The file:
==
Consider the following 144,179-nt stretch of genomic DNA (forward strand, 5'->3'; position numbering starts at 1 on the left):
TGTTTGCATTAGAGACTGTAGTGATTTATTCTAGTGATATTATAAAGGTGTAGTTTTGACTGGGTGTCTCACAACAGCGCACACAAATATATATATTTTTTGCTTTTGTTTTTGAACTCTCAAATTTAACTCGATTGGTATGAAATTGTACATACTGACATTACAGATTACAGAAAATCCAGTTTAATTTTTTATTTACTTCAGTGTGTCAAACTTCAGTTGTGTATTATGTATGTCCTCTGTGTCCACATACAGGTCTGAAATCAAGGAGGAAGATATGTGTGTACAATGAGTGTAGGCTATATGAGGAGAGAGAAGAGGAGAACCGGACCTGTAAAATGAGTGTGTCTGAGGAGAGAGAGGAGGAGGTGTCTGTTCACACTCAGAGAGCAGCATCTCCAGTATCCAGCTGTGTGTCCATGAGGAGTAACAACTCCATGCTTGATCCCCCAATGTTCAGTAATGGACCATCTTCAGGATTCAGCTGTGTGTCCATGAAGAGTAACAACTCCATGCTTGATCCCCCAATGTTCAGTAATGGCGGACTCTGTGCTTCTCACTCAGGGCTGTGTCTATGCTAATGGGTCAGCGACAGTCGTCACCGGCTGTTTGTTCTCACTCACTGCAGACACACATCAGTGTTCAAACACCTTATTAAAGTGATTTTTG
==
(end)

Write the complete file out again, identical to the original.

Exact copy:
Consider the following 144,179-nt stretch of genomic DNA (forward strand, 5'->3'; position numbering starts at 1 on the left):
TGTTTGCATTAGAGACTGTAGTGATTTATTCTAGTGATATTATAAAGGTGTAGTTTTGACTGGGTGTCTCACAACAGCGCACACAAATATATATATTTTTTGCTTTTGTTTTTGAACTCTCAAATTTAACTCGATTGGTATGAAATTGTACATACTGACATTACAGATTACAGAAAATCCAGTTTAATTTTTTATTTACTTCAGTGTGTCAAACTTCAGTTGTGTATTATGTATGTCCTCTGTGTCCACATACAGGTCTGAAATCAAGGAGGAAGATATGTGTGTACAATGAGTGTAGGCTATATGAGGAGAGAGAAGAGGAGAACCGGACCTGTAAAATGAGTGTGTCTGAGGAGAGAGAGGAGGAGGTGTCTGTTCACACTCAGAGAGCAGCATCTCCAGTATCCAGCTGTGTGTCCATGAGGAGTAACAACTCCATGCTTGATCCCCCAATGTTCAGTAATGGACCATCTTCAGGATTCAGCTGTGTGTCCATGAAGAGTAACAACTCCATGCTTGATCCCCCAATGTTCAGTAATGGCGGACTCTGTGCTTCTCACTCAGGGCTGTGTCTATGCTAATGGGTCAGCGACAGTCGTCACCGGCTGTTTGTTCTCACTCACTGCAGACACACATCAGTGTTCAAACACCTTATTAAAGTGATTTTTG